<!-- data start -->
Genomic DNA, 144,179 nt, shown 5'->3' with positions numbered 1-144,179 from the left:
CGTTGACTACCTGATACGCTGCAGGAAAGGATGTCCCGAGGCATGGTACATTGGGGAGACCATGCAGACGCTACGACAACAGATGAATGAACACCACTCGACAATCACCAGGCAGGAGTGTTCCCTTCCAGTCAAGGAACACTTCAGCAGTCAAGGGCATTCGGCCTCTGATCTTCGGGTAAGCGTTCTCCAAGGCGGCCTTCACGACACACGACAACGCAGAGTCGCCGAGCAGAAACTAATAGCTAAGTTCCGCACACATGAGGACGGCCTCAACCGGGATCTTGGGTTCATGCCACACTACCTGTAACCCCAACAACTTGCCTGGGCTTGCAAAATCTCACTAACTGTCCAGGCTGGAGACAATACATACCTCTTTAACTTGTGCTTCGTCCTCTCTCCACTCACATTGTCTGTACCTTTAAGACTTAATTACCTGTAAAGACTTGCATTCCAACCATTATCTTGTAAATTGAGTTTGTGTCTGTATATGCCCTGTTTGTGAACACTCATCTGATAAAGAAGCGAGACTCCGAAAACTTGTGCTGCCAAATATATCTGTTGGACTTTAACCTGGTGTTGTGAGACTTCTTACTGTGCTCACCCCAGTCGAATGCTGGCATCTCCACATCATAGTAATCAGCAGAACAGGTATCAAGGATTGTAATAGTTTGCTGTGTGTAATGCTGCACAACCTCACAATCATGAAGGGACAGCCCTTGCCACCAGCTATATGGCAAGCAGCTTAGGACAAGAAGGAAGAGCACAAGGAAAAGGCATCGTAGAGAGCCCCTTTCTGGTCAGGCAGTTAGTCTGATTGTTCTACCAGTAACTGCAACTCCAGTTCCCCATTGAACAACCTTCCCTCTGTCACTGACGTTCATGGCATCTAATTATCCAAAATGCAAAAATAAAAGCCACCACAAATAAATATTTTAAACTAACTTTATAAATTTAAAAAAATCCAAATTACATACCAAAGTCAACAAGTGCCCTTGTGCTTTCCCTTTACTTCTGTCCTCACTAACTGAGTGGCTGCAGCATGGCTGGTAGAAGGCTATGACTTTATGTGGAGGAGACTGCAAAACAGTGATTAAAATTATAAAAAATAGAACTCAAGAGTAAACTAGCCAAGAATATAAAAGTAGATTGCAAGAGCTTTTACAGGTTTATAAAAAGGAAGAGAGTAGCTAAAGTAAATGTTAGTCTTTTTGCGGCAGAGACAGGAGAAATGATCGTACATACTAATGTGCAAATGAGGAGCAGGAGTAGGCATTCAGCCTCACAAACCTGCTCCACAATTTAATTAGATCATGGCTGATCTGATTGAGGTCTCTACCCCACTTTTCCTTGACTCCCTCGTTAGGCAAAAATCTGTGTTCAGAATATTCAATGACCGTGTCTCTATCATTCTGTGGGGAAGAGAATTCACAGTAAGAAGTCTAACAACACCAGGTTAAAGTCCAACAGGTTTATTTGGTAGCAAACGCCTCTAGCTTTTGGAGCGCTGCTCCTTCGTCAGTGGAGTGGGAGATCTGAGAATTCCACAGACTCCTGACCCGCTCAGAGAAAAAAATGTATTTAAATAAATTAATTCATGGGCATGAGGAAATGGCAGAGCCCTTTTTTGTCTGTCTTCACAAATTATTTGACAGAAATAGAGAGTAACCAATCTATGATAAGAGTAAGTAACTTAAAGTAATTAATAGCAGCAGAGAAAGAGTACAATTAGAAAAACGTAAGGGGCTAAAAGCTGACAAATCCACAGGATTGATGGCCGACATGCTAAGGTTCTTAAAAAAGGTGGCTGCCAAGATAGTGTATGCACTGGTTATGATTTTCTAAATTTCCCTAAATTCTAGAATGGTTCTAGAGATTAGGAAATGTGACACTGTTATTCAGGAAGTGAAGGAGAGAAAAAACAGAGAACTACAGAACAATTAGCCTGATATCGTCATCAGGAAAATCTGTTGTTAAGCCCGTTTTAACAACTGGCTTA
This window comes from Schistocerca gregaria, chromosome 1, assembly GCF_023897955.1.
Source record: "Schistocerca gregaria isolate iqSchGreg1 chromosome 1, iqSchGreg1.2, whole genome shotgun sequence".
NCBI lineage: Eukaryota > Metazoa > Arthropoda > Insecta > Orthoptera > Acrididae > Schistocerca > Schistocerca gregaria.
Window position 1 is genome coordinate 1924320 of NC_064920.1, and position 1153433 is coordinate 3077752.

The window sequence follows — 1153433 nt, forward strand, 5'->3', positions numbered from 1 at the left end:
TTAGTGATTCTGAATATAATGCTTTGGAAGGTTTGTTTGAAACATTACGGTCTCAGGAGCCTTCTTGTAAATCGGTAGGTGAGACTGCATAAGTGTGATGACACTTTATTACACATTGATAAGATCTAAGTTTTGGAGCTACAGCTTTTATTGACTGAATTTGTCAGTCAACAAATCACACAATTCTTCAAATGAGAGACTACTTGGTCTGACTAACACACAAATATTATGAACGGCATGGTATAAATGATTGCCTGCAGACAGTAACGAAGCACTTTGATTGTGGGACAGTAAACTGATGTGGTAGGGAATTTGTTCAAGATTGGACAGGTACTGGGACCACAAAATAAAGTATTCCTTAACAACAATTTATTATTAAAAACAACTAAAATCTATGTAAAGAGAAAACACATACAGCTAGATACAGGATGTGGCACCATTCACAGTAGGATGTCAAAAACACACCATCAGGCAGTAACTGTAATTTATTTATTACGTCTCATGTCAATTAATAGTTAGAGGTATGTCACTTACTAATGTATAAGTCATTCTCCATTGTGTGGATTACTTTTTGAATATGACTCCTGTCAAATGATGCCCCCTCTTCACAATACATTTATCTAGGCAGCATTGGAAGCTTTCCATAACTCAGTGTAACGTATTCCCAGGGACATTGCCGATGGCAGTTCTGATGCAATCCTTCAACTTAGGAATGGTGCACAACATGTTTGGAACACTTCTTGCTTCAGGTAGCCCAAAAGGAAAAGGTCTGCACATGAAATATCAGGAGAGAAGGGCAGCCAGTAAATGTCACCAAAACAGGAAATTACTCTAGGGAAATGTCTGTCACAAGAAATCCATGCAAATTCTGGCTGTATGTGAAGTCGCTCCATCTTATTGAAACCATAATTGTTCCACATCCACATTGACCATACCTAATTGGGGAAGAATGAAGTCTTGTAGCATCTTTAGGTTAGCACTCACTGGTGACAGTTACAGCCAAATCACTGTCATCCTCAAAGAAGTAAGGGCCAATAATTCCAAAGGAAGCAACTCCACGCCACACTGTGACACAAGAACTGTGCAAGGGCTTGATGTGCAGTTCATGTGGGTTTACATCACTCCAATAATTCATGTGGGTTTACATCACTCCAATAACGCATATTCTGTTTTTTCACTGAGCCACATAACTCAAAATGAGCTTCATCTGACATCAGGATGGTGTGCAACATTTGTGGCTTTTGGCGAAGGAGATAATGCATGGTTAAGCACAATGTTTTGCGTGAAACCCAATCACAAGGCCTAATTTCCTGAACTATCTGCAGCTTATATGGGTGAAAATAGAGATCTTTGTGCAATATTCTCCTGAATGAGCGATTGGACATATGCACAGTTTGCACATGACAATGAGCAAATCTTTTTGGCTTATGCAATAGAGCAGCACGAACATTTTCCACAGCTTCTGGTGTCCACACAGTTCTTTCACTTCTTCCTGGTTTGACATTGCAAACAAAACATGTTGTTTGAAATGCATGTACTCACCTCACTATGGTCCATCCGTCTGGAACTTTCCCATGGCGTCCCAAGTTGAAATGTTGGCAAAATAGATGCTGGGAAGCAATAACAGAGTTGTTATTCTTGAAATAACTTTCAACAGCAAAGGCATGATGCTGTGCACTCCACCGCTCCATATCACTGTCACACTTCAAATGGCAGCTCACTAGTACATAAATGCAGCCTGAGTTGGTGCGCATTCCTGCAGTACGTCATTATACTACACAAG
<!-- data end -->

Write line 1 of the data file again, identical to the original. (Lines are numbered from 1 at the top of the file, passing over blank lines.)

Genomic DNA, 144,179 nt, shown 5'->3' with positions numbered 1-144,179 from the left: